Tuesday, October 18, 2011

Study finds Wilderness has negative economic impact on local areas

Some Wilderness can have positive economic impacts but our findings indicate that this is not the general rule. We find that when controlling for other types of federally held land and additional factors impacting economic conditions, federally designated Wilderness negatively impacts local economic conditions. Specifically, we find a significant negative relationship between the presence of Wilderness and county total payroll, county tax receipts, and county average household income. To provide better evidence of economic impacts, we use longitudinal statistical analysis over every county in the United States dating back to 1995. The panels each contain measurements of economic conditions taken every five years.5 We selected three uniformly applicable variables as proxies for county economic conditions: average household income, total payroll, and total tax receipts. Average household income and total tax receipts are gathered by the U.S. Census Bureau. Total payroll figures are gathered by the Bureau of Labor Statistics...more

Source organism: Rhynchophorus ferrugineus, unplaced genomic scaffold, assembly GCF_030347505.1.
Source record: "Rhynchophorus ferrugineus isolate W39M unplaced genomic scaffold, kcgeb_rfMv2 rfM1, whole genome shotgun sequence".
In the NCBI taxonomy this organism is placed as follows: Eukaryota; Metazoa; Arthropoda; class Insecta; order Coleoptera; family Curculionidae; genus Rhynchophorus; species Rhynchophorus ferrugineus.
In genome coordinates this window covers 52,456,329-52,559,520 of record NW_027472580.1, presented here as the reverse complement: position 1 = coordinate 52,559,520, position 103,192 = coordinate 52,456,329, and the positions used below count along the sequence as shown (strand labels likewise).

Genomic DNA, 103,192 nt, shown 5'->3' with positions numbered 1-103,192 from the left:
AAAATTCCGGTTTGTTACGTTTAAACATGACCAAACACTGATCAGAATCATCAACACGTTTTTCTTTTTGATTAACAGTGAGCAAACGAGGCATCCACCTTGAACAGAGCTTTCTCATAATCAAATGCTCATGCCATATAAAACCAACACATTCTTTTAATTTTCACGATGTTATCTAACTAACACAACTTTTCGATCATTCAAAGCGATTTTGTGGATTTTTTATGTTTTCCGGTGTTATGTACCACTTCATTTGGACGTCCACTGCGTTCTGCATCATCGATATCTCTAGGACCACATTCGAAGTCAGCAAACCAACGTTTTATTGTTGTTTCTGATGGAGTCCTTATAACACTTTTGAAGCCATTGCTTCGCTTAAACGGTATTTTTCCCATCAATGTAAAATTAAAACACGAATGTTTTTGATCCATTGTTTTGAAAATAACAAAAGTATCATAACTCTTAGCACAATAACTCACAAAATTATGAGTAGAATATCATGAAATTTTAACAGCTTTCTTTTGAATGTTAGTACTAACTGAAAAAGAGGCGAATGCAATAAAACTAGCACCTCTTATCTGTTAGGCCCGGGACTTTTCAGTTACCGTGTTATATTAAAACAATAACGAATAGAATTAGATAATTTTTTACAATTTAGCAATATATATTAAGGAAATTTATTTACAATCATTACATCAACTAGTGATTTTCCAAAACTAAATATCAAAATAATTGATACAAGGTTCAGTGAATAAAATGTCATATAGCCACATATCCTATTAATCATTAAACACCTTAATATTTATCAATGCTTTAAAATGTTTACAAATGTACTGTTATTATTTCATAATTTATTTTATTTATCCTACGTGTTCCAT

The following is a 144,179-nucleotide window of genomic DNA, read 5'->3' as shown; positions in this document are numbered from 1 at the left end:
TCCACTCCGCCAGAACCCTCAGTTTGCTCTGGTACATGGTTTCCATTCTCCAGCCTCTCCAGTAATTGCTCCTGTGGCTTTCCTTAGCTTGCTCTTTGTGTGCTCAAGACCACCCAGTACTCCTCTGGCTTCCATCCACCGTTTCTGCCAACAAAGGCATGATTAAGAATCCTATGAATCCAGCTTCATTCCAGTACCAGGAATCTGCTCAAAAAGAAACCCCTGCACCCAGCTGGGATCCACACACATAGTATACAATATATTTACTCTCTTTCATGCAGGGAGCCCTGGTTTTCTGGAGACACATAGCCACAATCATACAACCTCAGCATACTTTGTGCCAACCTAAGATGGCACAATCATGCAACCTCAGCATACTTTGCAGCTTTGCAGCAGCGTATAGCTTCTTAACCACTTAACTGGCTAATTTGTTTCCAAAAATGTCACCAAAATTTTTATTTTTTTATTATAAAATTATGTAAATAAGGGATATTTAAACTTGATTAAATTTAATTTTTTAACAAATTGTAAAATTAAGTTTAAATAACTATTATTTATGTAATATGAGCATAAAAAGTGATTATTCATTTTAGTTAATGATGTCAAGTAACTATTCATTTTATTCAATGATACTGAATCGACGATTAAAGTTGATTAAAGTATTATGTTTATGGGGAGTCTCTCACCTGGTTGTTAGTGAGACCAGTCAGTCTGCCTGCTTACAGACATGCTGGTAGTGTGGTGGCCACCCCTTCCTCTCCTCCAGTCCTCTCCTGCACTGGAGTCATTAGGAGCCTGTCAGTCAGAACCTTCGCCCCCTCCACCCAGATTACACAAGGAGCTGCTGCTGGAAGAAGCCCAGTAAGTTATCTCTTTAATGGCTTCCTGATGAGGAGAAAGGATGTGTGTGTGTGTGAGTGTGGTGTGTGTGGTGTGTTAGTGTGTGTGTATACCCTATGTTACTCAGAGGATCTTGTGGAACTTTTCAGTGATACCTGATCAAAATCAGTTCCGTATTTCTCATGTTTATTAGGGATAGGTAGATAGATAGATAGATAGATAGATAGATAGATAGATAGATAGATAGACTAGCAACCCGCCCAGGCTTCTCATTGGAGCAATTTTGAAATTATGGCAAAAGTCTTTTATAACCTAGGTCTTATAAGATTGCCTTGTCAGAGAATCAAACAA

The study concluded:

The argument often stated by the environmental community that Wilderness is good for local economies is simply not supported by the data. When comparing Wilderness and Non-Wilderness Counties, Wilderness Counties are at an economic disadvantage to their Non-Wilderness counterparts. Accordingly, if the test for whether or not to designate Wilderness is economic, Wilderness fails. But economics did not underlie the Wilderness Act or any of the Wilderness Areas established since the Act was passed. Wilderness is established for emotional, ecological, and cultural purposes. Our results show that those purposes are accomplished at a cost to local economies.

The full study from Environmental Trends can be downloaded here.

No comments: